United States

Check-the-box mentality exposes banks to big Cyberrisks


The year of 2014 will be remembered as the year of the data breach. Hackers struck numerous large corporations, from Target to Home Depot to JPMorgan Chase Co.

These breaches have led to increased regulation for financial institutions at both the federal and state level. In fact, it's safe to say that 2015 may very well be the year of the cyberrule. Among the most prominent developments is the Federal Financial Institutions Examination Council's announcement that it will update cybersecurity guidance in 2015. State initiatives are likely to follow. New York's Department of Financial Services, for example, has given notice that it too will implement more stringent examinations of cybersecurity governance.

Banks will face increased regulatory risk when it comes to complying with these new rules, as many experts have opined. However, few people have addressed a much larger issue: the increased risks resulting from a check-the-box compliance mentality.

Such risks occur when banks create governance that meets regulations without understanding the real intent of the guidance or effectively addressing the issues that the regulations are intended to tackle. This results in a bank that is compliant, yet still vulnerable to massive liabilities.

Many banks have exposed themselves to check-the-box compliance risk in dealing with the requirement that they carry cyberliability insurance coverage. In today's world of cybercrime, insurance coverage is an absolute necessity. Most banks already have it.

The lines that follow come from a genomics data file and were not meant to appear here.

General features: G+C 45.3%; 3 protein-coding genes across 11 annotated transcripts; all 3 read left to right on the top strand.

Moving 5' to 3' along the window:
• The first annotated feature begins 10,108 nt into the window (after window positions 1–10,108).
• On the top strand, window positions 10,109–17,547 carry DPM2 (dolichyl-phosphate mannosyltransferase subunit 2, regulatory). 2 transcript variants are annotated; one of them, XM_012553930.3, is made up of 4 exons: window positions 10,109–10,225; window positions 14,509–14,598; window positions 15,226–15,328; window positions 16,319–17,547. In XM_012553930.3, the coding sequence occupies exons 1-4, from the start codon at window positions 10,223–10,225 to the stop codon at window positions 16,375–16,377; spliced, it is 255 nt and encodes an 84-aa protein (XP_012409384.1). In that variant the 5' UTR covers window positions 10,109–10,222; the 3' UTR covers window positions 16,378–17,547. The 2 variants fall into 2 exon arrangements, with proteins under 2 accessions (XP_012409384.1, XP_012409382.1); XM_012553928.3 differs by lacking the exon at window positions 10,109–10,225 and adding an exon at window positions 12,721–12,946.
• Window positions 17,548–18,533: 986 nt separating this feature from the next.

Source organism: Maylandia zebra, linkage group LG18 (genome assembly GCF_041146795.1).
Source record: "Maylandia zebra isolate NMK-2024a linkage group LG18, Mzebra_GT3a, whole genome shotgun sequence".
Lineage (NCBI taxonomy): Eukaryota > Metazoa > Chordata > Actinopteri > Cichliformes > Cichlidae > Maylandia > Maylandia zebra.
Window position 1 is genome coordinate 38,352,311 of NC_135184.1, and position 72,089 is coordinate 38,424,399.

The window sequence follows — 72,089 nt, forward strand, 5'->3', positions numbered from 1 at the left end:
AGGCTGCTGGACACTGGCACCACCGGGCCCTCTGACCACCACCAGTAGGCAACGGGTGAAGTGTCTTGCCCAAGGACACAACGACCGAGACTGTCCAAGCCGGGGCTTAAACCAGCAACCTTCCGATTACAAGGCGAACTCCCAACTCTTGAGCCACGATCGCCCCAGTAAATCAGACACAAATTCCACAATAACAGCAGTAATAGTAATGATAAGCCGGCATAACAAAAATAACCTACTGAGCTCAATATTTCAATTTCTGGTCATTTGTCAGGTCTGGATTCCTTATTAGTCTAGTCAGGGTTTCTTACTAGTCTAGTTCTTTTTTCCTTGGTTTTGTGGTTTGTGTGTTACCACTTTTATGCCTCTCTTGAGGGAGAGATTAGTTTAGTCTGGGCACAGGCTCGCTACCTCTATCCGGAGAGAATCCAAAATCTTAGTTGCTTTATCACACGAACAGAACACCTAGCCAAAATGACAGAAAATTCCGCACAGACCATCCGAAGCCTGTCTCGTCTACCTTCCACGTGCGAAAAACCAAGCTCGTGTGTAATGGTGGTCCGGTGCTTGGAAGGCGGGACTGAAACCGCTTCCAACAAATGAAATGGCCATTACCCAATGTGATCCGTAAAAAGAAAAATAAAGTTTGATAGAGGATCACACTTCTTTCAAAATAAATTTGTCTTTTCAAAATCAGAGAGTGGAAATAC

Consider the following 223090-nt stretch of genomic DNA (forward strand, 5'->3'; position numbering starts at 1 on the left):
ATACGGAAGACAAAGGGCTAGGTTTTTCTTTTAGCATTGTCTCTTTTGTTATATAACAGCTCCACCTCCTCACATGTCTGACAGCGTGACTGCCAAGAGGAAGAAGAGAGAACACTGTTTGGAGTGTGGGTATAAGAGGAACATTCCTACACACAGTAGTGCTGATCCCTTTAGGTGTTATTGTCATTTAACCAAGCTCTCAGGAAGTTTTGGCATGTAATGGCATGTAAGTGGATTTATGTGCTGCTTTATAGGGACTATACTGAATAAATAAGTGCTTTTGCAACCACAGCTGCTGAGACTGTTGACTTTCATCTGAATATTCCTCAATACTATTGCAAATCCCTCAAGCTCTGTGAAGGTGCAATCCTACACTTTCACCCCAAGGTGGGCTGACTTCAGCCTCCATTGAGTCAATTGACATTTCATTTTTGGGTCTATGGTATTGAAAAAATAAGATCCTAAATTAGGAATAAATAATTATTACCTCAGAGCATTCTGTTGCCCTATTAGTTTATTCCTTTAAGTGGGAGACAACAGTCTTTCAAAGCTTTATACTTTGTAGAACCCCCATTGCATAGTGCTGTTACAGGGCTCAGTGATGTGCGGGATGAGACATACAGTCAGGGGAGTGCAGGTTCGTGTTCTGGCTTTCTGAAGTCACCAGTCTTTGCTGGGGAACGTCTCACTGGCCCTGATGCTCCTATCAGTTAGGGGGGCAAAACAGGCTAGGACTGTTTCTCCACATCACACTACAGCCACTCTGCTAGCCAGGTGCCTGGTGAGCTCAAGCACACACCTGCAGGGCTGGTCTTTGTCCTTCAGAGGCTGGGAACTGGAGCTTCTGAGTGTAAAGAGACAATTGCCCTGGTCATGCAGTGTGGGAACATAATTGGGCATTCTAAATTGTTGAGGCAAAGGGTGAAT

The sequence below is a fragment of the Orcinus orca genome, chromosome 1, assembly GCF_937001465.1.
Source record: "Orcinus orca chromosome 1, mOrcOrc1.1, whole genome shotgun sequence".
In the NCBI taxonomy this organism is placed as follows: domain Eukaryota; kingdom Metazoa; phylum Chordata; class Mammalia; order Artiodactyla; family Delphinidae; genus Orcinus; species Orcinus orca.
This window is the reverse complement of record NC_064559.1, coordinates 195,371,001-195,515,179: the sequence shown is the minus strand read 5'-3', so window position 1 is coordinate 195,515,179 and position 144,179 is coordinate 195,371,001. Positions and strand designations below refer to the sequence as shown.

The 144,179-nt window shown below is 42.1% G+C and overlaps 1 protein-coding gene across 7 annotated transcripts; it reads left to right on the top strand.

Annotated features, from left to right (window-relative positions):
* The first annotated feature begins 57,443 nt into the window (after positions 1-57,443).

However, a narrow focus on compliance has led a lot of banks to purchase coverage that is wholly insufficient to address the gamut of actual liabilities.

For example, banks can be liable for corporate account takeovers when the account holder's network is compromised. In this type of breach, hackers focus their malware on the account holder, whose computer contains all of the information necessary to architect the fraud, yet typically lacks banks' robust defenses. Hackers steal the customer's login credentials, so they can hijack their online bank accounts and fraudulently wire large sums of money; all the while, the bank's network is left untouched.

Banks may wind up footing the bill for six- to seven-figure claims because their policies do not cover breaches outside the insured network. This is a major blind spot: a report from Aite Group estimates that corporate account takeover could lead global organizations to lose $722 million in 2015 alone.

This illustrates the danger that banks face if they merely purchase compliant coverage and stop there. Conversely, banks that grasp the intent of guidance on cyber insurance, as well as the underlying issues, can indemnify themselves by working with their insurers to understand their policies. They can then make sure that any losses stemming from corporate account takeovers are covered either through the cyber liability policy or through additional policies, such as electronic funds transfer coverage.

The lesson here is that regulations are global policies that require local action. It is impossible for any regulator to craft guidance that effectively addresses the problems that ail every bank in America. Thus, regulations must be regarded as setting minimum standards, not final goals.

Checking the box will only go so far. To truly mitigate cyberrisk, banks must understand why regulators have issued guidance in the first place and implement layered approaches that go above and beyond basic rules.